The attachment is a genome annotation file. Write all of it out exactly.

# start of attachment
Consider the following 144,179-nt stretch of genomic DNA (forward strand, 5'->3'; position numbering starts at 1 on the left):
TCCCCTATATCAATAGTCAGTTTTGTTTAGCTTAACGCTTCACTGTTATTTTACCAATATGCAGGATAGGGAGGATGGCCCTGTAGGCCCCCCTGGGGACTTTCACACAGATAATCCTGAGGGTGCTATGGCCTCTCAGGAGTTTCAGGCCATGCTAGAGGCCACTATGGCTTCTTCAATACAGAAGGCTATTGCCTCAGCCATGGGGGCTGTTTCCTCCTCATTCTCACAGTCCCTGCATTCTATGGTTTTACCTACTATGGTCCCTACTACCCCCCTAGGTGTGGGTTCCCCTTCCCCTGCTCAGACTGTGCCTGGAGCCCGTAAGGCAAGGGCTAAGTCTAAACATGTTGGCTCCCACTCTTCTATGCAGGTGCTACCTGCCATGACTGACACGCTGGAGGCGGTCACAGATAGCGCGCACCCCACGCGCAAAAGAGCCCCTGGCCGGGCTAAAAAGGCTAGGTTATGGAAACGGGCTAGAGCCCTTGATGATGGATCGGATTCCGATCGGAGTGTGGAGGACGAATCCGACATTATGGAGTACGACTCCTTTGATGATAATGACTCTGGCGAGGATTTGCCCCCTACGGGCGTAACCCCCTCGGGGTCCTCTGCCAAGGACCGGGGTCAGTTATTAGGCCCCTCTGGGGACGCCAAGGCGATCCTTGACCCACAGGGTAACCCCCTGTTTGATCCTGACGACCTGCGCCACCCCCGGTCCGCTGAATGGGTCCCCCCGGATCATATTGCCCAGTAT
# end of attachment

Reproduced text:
Consider the following 144,179-nt stretch of genomic DNA (forward strand, 5'->3'; position numbering starts at 1 on the left):
TCCCCTATATCAATAGTCAGTTTTGTTTAGCTTAACGCTTCACTGTTATTTTACCAATATGCAGGATAGGGAGGATGGCCCTGTAGGCCCCCCTGGGGACTTTCACACAGATAATCCTGAGGGTGCTATGGCCTCTCAGGAGTTTCAGGCCATGCTAGAGGCCACTATGGCTTCTTCAATACAGAAGGCTATTGCCTCAGCCATGGGGGCTGTTTCCTCCTCATTCTCACAGTCCCTGCATTCTATGGTTTTACCTACTATGGTCCCTACTACCCCCCTAGGTGTGGGTTCCCCTTCCCCTGCTCAGACTGTGCCTGGAGCCCGTAAGGCAAGGGCTAAGTCTAAACATGTTGGCTCCCACTCTTCTATGCAGGTGCTACCTGCCATGACTGACACGCTGGAGGCGGTCACAGATAGCGCGCACCCCACGCGCAAAAGAGCCCCTGGCCGGGCTAAAAAGGCTAGGTTATGGAAACGGGCTAGAGCCCTTGATGATGGATCGGATTCCGATCGGAGTGTGGAGGACGAATCCGACATTATGGAGTACGACTCCTTTGATGATAATGACTCTGGCGAGGATTTGCCCCCTACGGGCGTAACCCCCTCGGGGTCCTCTGCCAAGGACCGGGGTCAGTTATTAGGCCCCTCTGGGGACGCCAAGGCGATCCTTGACCCACAGGGTAACCCCCTGTTTGATCCTGACGACCTGCGCCACCCCCGGTCCGCTGAATGGGTCCCCCCGGATCATATTGCCCAGTAT